Corben Architects warehouse home

Clients looking to convert an old warehouse into a home heaped just about every challenge you can think of onto Corben Architects in the planning stages of creating their ideal space. Not only was the warehouse under a flight path and in a flood zone; it’s also protected by heritage laws requiring that no changes be made to its facade or roof trusses, and the interiors were cut off from natural light and air flow.

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Corben Architects warehouse home living tree
Corben Architects warehouse home courtyard
Corben Architects warehouse home garage

Given all of these limitations, how could this warehouse possibly become a comfortable, livable dwelling? By cutting out a large chunk of the interior and turning it into a huge courtyard. The architects lined the new private outdoor space with glazed walls resembling garage doors to complement the industrial aesthetics of the original structure, brightening up the interior and vastly improving air circulation.

Corben Architects warehouse home living room atrium

The double-height indoor/outdoor courtyard features remote-controlled rectractible skylights that open the home to the outdoors, but can also be closed when desired to minimize the noise from airplanes flying overhead. A cedar hot tub is set into a timber-lined wall on one side. Accordion doors can open up the interior spaces to each other and the courtyard in various ways.

Corben Architects warehouse home bedroom
Corben Architects warehouse home curving counter

Other notable details include a lower level lounge housing a classic car as well as a nine-meter-long concrete counter that swoops up to waist level from the floor. Glossy black and stainless steel built-ins separate the rooms, provide storage and conceal appliances, while new surfaces like gray travertine walls complement the historic industrial materials.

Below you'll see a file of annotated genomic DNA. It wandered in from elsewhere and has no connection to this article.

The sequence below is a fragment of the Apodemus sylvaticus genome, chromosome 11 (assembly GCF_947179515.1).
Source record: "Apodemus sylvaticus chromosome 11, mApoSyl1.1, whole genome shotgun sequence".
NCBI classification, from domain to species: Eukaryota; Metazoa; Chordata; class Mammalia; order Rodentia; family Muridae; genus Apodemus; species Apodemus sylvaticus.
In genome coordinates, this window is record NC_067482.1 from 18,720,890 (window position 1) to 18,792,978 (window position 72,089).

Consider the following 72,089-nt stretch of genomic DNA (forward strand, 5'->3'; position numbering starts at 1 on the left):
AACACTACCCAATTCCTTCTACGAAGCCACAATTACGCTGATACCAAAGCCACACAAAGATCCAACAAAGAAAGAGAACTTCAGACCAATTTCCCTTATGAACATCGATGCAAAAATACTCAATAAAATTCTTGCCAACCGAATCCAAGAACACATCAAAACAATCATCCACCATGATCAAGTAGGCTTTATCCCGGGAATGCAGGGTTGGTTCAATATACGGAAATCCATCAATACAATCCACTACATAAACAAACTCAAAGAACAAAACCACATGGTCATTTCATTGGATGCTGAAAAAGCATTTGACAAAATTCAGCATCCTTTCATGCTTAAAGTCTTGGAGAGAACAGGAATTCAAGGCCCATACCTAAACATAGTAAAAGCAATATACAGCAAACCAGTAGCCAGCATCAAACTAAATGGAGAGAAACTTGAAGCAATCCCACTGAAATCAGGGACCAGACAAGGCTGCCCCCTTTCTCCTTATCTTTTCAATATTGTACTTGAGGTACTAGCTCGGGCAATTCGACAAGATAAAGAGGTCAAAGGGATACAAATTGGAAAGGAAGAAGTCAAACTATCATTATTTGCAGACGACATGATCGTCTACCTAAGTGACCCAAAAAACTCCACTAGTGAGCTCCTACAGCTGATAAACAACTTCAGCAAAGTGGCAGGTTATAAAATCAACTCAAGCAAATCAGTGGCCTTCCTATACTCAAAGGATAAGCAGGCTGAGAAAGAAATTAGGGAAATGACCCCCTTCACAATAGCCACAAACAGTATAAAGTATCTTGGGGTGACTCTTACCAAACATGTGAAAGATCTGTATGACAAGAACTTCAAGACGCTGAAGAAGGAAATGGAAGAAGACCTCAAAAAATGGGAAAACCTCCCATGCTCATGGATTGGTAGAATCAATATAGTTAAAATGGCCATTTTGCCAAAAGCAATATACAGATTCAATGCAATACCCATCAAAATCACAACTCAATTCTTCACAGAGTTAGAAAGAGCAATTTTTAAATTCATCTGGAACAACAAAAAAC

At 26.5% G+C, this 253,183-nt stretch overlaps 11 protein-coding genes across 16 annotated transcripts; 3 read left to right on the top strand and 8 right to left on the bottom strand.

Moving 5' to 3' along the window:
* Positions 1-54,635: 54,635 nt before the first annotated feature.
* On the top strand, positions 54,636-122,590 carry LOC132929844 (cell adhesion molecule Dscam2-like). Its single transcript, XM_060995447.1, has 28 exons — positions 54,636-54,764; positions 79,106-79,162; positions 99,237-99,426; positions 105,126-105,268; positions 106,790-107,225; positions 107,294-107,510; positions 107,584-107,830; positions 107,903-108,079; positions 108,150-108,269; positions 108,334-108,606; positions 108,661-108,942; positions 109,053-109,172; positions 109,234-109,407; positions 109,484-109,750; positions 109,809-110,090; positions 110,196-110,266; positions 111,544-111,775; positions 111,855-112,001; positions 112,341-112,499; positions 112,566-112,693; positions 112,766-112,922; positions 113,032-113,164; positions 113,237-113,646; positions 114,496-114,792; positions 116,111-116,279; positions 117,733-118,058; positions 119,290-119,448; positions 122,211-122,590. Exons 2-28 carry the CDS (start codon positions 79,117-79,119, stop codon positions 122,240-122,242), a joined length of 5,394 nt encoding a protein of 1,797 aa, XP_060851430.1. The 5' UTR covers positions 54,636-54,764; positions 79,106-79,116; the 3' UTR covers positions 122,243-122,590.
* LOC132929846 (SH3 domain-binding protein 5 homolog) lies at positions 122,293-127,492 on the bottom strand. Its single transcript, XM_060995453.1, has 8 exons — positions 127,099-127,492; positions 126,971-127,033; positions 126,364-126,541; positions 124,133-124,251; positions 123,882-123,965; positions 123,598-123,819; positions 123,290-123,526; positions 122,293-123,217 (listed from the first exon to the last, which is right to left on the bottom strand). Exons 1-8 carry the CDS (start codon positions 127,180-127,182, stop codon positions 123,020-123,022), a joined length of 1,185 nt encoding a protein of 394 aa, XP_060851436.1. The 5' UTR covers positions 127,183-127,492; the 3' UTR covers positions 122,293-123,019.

Corben Architects warehouse home glass doors
Corben Architects warehouse home hot tub

Complexities of the project were the site’s light industrial zoning, its location in a flood zone, under a flight path and heritage issues requiring the retention of the existing roof trusses and street facade. Another key issue in the design was getting light and air into the living and bedroom areas given less than 15% of the enclosing walls opened to an external space.

The design of the warehouse revolves around a newly created courtyard that brings sunlight and natural ventilation into the primary living areas and to all the bedrooms. Large bifold doors to the courtyard enable the living areas to be opened up whilst maintaining absolute privacy and security.